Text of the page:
Open for Business: Leveraging Open Government to Improve Agency Operations, Part 2

This is the second post in a three part series about the newly released Open Text report, Open For Business: Leveraging Open Government to Improve Agency Operations.

I’d encourage you to check out the newly released open government analyst briefing by the Government Business Council, the research arm of Government Executive magazine, and OpenText. The report includes a high-level overview of the current state of open government, what it means, and how open gov can improve operations. Government employees share how they’ve improved internal processes and public services.

The briefing touches on a few factors that contribute to a successful open government plan. The briefing does not cover just Federal open government initiatives mandated by the Open Government Executive Order, it also includes examples of state and local uses of open government.

One of the points in the briefing is the importance of culture and have buy-in from top officials and citizens. The briefing highlights three factors of bringing open government into an agency:

1 – Feasibility

The briefing identifies that prior to implementing any kind of open government challenge, agencies must have a very good understanding of their internal data. The briefing also acknowledges the importance of performing an inventory of services already available to taxpayers and be sure that through any government initiative, you are not automating an inefficient process.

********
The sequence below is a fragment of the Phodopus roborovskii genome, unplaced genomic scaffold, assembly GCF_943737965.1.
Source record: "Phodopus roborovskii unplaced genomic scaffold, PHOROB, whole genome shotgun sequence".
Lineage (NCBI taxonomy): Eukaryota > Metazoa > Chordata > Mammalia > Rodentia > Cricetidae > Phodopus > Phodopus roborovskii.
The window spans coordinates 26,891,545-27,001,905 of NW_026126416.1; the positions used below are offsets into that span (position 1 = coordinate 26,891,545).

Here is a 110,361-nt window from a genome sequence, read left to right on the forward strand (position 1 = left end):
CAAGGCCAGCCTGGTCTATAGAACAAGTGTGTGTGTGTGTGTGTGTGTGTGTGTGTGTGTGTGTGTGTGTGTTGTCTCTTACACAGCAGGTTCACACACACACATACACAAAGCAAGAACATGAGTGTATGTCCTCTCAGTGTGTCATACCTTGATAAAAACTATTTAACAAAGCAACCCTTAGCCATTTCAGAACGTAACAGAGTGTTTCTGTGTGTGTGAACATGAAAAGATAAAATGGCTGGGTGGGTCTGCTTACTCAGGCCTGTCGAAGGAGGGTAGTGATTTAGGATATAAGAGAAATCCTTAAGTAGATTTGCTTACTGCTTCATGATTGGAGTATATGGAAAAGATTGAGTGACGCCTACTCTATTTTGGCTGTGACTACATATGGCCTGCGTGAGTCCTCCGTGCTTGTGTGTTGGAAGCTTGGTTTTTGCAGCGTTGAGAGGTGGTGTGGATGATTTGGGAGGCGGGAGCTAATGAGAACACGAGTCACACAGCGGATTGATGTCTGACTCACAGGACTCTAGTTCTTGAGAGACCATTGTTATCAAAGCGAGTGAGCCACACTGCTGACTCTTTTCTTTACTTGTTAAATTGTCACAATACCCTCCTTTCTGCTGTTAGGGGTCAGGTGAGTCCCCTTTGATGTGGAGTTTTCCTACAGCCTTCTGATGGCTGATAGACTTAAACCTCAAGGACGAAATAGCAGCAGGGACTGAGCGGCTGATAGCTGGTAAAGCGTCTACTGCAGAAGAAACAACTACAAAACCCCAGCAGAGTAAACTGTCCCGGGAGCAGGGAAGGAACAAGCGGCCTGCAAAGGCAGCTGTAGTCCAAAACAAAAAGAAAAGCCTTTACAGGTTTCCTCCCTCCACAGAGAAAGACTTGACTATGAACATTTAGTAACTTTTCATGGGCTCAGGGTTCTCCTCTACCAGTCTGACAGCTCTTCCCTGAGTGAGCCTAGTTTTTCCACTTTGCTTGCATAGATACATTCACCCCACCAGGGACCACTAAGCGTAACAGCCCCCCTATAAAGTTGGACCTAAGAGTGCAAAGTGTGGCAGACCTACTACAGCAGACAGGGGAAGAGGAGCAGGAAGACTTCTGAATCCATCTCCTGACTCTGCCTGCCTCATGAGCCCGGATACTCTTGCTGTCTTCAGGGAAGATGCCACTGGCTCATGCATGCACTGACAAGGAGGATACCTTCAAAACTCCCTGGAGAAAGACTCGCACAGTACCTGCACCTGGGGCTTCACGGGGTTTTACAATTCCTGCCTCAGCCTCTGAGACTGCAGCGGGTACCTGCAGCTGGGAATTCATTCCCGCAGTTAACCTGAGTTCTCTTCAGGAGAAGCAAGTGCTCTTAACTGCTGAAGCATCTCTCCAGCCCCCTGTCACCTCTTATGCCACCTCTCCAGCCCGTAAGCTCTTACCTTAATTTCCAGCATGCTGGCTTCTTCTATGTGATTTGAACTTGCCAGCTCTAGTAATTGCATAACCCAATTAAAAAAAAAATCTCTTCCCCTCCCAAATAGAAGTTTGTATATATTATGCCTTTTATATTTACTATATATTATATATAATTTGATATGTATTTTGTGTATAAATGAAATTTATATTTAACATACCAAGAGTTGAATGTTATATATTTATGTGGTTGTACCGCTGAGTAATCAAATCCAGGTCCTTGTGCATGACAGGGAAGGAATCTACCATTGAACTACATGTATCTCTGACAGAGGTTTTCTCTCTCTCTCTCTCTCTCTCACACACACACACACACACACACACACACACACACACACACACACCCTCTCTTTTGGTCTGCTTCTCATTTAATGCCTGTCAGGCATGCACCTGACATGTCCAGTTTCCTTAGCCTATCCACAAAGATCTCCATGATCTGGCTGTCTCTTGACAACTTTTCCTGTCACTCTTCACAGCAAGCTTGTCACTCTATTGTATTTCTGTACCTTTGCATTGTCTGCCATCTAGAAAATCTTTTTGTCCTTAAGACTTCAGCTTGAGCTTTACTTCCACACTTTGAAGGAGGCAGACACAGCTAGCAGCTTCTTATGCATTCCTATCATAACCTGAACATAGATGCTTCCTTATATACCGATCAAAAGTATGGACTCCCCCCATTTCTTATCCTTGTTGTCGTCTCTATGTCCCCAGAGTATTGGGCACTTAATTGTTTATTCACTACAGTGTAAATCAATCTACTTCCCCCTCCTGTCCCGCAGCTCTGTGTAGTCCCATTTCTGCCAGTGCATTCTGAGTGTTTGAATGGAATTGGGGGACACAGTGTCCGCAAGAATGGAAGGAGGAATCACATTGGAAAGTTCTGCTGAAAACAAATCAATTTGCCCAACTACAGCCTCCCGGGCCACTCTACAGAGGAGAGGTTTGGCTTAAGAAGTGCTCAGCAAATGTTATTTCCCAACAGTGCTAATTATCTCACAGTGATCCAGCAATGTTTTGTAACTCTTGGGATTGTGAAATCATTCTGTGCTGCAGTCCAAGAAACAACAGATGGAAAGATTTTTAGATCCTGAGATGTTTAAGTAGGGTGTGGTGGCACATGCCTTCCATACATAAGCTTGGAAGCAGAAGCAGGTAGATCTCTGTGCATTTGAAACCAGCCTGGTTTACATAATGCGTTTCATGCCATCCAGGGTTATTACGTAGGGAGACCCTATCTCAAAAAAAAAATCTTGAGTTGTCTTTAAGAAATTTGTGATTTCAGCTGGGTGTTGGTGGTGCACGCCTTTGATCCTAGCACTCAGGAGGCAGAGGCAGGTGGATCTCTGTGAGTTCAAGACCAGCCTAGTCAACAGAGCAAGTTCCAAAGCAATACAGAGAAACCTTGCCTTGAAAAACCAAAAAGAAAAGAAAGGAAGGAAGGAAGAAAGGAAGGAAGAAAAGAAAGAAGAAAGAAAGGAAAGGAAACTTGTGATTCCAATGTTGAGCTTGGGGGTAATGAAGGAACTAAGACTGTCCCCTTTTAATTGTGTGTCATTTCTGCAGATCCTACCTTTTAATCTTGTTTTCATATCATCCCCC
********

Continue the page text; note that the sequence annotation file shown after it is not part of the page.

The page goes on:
Information technology organizations serve internal clients accustomed to quick and easy consumer solutions, who may assume technology at work can also bend to their needs. IT managers must work to accommodate users, but not bend to inefficient business processes, says an IT manager at a state transportation agency.

2 – Cost Effectiveness

Cost savings is one of the primary incentives towards open government. The briefing highlights how government agencies, at all levels, are “drowning in paper.” Agencies can find savings by transforming paper files to digital. Another strategy, which has been talked about numerous times at the federal level, is consolidating .gov websites. Consolidation federal websites will help agencies cut costs, and also increase many customer service initiatives.

3 – Security

Maintaining security is a challenge of open government initiatives. Security needs to be a primary concern when launching any new open government initiative. The briefing gives an insightful analysis on how classifying documents can sometimes make us less safe.

In pursuing openness, it is critical that agencies strike a balance between the accessibility and security of data. Governments have a tendency to classify documents as a default, but some experts say over-classification can make us less safe. It contributed to the government’s failure to prevent the attacks of September 11, according to 9/11 Commissioner Richard Ben-Veniste. “Much more information needs to be declassified,” he testified before Congress in 2005. “A great deal of information should never be classified at all.”

The briefing holds a lot of great information about open government. If you would like to read the brief in its entirety, I would encourage you to take a look here.

Previous Posts:

Open For Business: Leveraging Open Government to Improve Agency Operations, Part I

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